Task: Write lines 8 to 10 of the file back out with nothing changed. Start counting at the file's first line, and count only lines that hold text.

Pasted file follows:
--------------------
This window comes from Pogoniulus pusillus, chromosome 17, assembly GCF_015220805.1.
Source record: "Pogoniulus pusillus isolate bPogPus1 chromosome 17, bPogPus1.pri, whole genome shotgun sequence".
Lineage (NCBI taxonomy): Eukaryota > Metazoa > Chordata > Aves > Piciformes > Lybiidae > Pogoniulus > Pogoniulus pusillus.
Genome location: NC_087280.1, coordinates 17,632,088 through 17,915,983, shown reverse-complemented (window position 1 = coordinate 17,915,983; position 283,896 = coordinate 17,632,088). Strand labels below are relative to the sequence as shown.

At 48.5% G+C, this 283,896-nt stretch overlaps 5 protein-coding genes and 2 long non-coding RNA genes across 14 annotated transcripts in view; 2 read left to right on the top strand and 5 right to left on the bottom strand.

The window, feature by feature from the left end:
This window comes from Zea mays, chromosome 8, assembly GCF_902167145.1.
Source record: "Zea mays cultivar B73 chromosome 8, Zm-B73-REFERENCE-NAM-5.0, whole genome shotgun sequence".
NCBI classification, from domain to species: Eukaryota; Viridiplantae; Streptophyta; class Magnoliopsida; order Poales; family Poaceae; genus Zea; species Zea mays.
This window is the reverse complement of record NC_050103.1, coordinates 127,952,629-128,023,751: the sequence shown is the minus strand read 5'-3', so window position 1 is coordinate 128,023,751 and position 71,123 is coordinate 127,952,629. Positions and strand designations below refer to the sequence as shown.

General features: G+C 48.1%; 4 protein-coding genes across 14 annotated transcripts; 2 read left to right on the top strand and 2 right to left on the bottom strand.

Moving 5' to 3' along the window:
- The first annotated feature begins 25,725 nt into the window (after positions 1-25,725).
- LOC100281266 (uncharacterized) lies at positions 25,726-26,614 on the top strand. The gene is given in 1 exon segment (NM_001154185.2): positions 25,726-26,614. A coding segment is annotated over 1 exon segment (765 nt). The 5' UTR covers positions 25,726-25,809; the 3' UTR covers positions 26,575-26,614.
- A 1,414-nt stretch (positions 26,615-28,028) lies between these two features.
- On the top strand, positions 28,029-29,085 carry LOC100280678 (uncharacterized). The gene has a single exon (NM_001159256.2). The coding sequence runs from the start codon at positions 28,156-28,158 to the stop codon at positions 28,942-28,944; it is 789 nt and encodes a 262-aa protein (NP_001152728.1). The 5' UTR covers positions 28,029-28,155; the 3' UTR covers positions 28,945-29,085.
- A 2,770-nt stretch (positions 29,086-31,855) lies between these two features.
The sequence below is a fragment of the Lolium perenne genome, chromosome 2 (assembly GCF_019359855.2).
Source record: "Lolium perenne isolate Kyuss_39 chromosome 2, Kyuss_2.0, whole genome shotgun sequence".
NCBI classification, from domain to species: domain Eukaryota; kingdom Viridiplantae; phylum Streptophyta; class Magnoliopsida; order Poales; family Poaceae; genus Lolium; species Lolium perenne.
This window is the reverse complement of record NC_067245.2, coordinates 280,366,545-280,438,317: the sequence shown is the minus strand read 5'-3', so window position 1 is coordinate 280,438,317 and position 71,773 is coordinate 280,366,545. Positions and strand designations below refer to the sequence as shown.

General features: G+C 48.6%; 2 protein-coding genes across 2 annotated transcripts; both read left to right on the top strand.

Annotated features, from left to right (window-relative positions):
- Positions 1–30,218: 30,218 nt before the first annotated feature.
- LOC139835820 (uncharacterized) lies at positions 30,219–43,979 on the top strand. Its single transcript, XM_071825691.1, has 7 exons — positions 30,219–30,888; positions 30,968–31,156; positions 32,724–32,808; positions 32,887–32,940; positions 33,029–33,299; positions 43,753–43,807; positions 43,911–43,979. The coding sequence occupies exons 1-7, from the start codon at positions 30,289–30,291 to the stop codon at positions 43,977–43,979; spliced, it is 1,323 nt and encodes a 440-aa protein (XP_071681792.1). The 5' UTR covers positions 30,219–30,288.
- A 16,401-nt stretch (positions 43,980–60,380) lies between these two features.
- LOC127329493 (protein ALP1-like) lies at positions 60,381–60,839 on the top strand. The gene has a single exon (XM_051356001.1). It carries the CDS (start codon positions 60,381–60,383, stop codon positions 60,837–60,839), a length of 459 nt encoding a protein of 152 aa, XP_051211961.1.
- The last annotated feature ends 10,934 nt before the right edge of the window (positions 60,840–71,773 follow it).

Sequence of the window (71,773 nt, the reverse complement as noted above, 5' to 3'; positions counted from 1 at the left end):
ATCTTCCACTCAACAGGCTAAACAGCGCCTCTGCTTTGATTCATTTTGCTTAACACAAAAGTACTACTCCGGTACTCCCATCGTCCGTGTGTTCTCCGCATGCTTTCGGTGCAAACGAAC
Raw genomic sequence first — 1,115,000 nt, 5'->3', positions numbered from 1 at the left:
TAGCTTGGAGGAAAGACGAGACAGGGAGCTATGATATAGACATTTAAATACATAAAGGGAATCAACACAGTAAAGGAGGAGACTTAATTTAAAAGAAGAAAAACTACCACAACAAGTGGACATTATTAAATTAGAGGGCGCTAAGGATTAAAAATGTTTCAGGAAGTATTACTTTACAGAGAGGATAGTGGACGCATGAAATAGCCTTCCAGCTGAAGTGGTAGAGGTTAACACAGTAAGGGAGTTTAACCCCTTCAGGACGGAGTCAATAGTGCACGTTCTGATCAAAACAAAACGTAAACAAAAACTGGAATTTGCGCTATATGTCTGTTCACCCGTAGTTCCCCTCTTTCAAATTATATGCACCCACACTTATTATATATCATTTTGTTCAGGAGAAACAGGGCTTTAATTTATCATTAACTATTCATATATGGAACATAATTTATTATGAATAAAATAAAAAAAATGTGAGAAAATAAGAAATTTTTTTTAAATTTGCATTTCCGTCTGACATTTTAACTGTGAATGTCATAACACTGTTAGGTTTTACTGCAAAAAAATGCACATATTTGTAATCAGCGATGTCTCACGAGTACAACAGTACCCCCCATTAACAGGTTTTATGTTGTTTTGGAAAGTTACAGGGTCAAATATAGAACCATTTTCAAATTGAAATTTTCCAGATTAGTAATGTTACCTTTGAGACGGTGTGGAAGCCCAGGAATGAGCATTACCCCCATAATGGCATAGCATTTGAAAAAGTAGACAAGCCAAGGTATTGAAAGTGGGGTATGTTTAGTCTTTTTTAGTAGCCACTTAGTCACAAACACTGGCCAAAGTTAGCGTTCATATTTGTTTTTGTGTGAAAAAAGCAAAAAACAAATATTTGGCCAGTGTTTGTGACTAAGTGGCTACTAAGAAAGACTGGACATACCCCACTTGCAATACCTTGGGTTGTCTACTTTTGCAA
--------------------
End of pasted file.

Source record: "Zea mays cultivar B73 chromosome 8, Zm-B73-REFERENCE-NAM-5.0, whole genome shotgun sequence".
NCBI classification, from domain to species: Eukaryota; Viridiplantae; Streptophyta; class Magnoliopsida; order Poales; family Poaceae; genus Zea; species Zea mays.
This window is the reverse complement of record NC_050103.1, coordinates 127,952,629-128,023,751: the sequence shown is the minus strand read 5'-3', so window position 1 is coordinate 128,023,751 and position 71,123 is coordinate 127,952,629. Positions and strand designations below refer to the sequence as shown.